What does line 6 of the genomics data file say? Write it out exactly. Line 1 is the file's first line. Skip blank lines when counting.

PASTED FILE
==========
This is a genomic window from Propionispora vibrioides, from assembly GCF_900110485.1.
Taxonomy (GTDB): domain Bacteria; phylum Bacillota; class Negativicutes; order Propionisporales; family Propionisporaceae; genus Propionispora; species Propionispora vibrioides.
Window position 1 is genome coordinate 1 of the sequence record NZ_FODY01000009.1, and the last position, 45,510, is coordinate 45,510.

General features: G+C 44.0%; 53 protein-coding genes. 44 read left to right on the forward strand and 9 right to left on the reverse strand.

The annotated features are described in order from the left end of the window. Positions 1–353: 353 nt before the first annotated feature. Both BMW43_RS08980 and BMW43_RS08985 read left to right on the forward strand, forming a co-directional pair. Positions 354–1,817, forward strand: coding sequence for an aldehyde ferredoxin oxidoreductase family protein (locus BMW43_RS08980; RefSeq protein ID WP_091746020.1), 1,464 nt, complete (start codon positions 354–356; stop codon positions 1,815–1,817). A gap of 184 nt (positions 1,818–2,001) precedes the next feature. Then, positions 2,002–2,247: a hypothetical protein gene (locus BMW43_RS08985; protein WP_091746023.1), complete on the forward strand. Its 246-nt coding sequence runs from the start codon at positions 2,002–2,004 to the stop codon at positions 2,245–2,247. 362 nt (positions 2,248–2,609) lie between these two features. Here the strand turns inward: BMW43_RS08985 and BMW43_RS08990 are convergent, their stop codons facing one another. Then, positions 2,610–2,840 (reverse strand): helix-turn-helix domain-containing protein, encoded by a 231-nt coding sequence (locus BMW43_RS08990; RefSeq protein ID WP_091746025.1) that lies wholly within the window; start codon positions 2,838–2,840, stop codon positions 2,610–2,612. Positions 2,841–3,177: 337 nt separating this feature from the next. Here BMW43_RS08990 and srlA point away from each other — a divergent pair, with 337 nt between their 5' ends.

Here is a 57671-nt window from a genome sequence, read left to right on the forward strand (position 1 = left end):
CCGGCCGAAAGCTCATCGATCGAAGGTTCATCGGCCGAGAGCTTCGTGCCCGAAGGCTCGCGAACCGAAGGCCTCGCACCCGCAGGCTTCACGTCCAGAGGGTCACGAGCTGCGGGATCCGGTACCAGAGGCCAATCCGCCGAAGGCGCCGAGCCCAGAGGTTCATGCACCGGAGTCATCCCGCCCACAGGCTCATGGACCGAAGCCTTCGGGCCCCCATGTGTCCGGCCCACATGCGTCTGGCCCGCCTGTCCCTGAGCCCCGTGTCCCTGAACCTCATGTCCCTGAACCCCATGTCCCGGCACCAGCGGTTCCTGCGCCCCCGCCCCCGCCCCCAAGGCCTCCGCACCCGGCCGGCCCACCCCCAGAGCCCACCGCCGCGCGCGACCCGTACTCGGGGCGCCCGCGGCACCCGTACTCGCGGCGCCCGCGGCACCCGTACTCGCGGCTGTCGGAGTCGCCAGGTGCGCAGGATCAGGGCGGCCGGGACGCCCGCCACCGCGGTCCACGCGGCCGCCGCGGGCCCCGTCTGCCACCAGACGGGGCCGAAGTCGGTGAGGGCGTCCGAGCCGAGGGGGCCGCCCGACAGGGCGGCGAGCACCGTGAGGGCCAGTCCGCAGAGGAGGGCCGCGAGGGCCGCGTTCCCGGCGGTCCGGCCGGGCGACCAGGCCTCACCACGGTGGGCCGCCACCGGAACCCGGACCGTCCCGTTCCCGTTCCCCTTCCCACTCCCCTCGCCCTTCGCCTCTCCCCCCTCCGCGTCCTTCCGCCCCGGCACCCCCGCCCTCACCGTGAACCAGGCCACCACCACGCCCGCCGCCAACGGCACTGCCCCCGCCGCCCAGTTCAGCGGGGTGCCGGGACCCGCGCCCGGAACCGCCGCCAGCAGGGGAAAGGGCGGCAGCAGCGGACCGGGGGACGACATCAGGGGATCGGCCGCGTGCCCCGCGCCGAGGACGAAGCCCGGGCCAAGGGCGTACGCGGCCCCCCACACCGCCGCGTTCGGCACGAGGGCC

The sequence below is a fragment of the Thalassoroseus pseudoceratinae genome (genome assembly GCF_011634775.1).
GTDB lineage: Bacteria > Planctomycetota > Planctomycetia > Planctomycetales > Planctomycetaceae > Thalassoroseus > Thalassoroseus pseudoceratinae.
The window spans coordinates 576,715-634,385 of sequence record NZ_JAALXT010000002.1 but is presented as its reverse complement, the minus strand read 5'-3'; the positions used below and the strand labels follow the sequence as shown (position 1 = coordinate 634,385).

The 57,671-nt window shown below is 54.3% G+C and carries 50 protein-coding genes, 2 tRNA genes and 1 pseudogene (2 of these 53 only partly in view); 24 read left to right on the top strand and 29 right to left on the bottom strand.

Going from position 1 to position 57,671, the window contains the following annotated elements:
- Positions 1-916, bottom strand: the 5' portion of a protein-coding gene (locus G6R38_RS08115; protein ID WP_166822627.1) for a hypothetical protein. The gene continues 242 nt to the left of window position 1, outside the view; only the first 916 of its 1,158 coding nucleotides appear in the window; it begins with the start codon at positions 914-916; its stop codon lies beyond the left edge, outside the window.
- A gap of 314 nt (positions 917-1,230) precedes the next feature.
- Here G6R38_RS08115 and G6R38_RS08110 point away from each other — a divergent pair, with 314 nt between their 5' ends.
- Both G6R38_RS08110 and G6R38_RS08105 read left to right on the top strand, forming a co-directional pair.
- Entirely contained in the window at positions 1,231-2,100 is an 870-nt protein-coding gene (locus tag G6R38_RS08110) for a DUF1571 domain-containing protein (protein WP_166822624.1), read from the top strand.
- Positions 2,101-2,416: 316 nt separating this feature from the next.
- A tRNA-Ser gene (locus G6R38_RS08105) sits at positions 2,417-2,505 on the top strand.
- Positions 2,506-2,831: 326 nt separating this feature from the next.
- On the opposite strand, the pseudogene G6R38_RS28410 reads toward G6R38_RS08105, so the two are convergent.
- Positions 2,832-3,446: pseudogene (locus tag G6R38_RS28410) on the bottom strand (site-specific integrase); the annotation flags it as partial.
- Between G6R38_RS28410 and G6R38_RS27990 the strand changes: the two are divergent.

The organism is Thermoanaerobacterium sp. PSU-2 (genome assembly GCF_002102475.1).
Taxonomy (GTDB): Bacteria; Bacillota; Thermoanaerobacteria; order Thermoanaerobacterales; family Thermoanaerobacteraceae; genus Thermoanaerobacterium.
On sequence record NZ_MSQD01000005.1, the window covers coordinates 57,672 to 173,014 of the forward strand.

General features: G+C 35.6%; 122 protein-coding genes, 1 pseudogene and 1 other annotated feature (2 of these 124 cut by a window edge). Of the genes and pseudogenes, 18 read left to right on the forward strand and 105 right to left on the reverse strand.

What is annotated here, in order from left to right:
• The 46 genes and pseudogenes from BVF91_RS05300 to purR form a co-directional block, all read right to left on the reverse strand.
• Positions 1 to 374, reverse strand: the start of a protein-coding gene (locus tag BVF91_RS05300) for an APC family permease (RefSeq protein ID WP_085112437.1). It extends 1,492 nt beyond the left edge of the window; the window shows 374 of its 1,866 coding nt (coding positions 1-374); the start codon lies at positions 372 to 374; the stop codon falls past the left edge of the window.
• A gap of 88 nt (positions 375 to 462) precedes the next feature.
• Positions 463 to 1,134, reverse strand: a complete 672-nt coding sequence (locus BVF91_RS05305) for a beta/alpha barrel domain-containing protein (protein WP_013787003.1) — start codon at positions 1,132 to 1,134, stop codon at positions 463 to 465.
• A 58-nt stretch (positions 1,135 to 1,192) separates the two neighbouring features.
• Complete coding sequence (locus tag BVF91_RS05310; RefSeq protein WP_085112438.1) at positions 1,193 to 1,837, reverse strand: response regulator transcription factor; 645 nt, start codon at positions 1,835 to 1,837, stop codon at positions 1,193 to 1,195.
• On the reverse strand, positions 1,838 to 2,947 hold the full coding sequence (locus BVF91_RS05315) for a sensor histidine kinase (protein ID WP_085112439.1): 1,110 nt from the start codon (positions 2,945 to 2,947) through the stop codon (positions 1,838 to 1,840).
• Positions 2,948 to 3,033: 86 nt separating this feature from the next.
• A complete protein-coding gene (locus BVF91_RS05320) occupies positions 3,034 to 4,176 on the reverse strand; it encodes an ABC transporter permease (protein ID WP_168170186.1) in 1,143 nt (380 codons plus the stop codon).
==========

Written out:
Here is a 57671-nt window from a genome sequence, read left to right on the forward strand (position 1 = left end):